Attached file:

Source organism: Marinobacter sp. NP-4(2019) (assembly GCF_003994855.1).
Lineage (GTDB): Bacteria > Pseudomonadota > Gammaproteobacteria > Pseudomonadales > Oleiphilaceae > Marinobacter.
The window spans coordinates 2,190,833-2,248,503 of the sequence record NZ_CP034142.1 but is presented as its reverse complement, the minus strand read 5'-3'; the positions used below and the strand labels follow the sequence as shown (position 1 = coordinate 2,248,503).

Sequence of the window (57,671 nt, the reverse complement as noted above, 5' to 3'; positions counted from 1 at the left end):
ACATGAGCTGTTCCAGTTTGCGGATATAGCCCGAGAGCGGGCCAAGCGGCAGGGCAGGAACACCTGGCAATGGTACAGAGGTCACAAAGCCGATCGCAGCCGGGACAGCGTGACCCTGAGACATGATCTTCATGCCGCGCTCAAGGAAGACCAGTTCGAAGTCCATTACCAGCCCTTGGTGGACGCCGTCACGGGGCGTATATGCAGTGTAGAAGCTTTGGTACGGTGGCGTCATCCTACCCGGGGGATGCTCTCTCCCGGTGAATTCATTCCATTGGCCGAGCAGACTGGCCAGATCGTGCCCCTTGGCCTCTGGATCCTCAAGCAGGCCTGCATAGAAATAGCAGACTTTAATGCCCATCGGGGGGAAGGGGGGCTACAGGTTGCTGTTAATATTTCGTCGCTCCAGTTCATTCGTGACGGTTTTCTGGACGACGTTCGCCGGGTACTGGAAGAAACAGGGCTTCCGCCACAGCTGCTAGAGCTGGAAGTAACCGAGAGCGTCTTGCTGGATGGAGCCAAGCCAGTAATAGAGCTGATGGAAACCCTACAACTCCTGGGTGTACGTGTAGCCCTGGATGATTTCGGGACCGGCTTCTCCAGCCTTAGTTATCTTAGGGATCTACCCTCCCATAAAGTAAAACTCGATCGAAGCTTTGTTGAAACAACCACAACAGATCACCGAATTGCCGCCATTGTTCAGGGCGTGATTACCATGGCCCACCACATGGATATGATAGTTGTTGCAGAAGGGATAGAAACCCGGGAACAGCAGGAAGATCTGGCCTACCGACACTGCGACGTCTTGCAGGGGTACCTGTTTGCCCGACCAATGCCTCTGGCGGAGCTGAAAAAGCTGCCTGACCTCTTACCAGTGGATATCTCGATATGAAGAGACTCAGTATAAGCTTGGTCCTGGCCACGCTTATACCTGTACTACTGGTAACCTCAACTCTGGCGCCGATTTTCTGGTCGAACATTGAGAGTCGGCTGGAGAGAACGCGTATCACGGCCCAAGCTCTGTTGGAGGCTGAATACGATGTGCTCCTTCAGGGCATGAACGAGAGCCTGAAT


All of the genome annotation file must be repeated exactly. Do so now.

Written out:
Source organism: Marinobacter sp. NP-4(2019) (assembly GCF_003994855.1).
Lineage (GTDB): Bacteria > Pseudomonadota > Gammaproteobacteria > Pseudomonadales > Oleiphilaceae > Marinobacter.
The window spans coordinates 2,190,833-2,248,503 of the sequence record NZ_CP034142.1 but is presented as its reverse complement, the minus strand read 5'-3'; the positions used below and the strand labels follow the sequence as shown (position 1 = coordinate 2,248,503).

Sequence of the window (57,671 nt, the reverse complement as noted above, 5' to 3'; positions counted from 1 at the left end):
ACATGAGCTGTTCCAGTTTGCGGATATAGCCCGAGAGCGGGCCAAGCGGCAGGGCAGGAACACCTGGCAATGGTACAGAGGTCACAAAGCCGATCGCAGCCGGGACAGCGTGACCCTGAGACATGATCTTCATGCCGCGCTCAAGGAAGACCAGTTCGAAGTCCATTACCAGCCCTTGGTGGACGCCGTCACGGGGCGTATATGCAGTGTAGAAGCTTTGGTACGGTGGCGTCATCCTACCCGGGGGATGCTCTCTCCCGGTGAATTCATTCCATTGGCCGAGCAGACTGGCCAGATCGTGCCCCTTGGCCTCTGGATCCTCAAGCAGGCCTGCATAGAAATAGCAGACTTTAATGCCCATCGGGGGGAAGGGGGGCTACAGGTTGCTGTTAATATTTCGTCGCTCCAGTTCATTCGTGACGGTTTTCTGGACGACGTTCGCCGGGTACTGGAAGAAACAGGGCTTCCGCCACAGCTGCTAGAGCTGGAAGTAACCGAGAGCGTCTTGCTGGATGGAGCCAAGCCAGTAATAGAGCTGATGGAAACCCTACAACTCCTGGGTGTACGTGTAGCCCTGGATGATTTCGGGACCGGCTTCTCCAGCCTTAGTTATCTTAGGGATCTACCCTCCCATAAAGTAAAACTCGATCGAAGCTTTGTTGAAACAACCACAACAGATCACCGAATTGCCGCCATTGTTCAGGGCGTGATTACCATGGCCCACCACATGGATATGATAGTTGTTGCAGAAGGGATAGAAACCCGGGAACAGCAGGAAGATCTGGCCTACCGACACTGCGACGTCTTGCAGGGGTACCTGTTTGCCCGACCAATGCCTCTGGCGGAGCTGAAAAAGCTGCCTGACCTCTTACCAGTGGATATCTCGATATGAAGAGACTCAGTATAAGCTTGGTCCTGGCCACGCTTATACCTGTACTACTGGTAACCTCAACTCTGGCGCCGATTTTCTGGTCGAACATTGAGAGTCGGCTGGAGAGAACGCGTATCACGGCCCAAGCTCTGTTGGAGGCTGAATACGATGTGCTCCTTCAGGGCATGAACGAGAGCCTGAAT